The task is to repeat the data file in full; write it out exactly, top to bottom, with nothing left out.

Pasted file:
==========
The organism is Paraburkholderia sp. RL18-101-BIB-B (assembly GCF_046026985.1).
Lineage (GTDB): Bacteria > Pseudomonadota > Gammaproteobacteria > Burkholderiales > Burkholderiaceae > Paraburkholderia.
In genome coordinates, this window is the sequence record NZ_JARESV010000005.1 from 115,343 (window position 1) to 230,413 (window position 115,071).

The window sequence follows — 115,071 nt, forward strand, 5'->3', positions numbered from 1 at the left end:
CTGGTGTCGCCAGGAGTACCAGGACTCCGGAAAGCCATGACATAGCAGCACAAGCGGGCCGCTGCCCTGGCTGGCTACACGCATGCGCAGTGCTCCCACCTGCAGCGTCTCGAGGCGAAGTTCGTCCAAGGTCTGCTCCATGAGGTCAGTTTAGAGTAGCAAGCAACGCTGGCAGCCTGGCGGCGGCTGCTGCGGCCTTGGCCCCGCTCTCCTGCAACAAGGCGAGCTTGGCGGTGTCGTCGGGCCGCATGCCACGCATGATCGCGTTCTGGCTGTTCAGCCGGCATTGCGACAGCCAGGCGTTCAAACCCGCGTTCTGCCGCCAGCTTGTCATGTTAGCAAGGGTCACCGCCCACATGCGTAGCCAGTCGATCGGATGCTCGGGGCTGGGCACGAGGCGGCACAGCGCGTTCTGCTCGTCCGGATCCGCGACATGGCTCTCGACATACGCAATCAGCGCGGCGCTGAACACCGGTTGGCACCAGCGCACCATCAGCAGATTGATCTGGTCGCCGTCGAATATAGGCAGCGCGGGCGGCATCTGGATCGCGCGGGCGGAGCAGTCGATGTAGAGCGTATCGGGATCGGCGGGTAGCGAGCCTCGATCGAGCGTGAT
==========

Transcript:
The organism is Paraburkholderia sp. RL18-101-BIB-B (assembly GCF_046026985.1).
Lineage (GTDB): Bacteria > Pseudomonadota > Gammaproteobacteria > Burkholderiales > Burkholderiaceae > Paraburkholderia.
In genome coordinates, this window is the sequence record NZ_JARESV010000005.1 from 115,343 (window position 1) to 230,413 (window position 115,071).

The window sequence follows — 115,071 nt, forward strand, 5'->3', positions numbered from 1 at the left end:
CTGGTGTCGCCAGGAGTACCAGGACTCCGGAAAGCCATGACATAGCAGCACAAGCGGGCCGCTGCCCTGGCTGGCTACACGCATGCGCAGTGCTCCCACCTGCAGCGTCTCGAGGCGAAGTTCGTCCAAGGTCTGCTCCATGAGGTCAGTTTAGAGTAGCAAGCAACGCTGGCAGCCTGGCGGCGGCTGCTGCGGCCTTGGCCCCGCTCTCCTGCAACAAGGCGAGCTTGGCGGTGTCGTCGGGCCGCATGCCACGCATGATCGCGTTCTGGCTGTTCAGCCGGCATTGCGACAGCCAGGCGTTCAAACCCGCGTTCTGCCGCCAGCTTGTCATGTTAGCAAGGGTCACCGCCCACATGCGTAGCCAGTCGATCGGATGCTCGGGGCTGGGCACGAGGCGGCACAGCGCGTTCTGCTCGTCCGGATCCGCGACATGGCTCTCGACATACGCAATCAGCGCGGCGCTGAACACCGGTTGGCACCAGCGCACCATCAGCAGATTGATCTGGTCGCCGTCGAATATAGGCAGCGCGGGCGGCATCTGGATCGCGCGGGCGGAGCAGTCGATGTAGAGCGTATCGGGATCGGCGGGTAGCGAGCCTCGATCGAGCGTGAT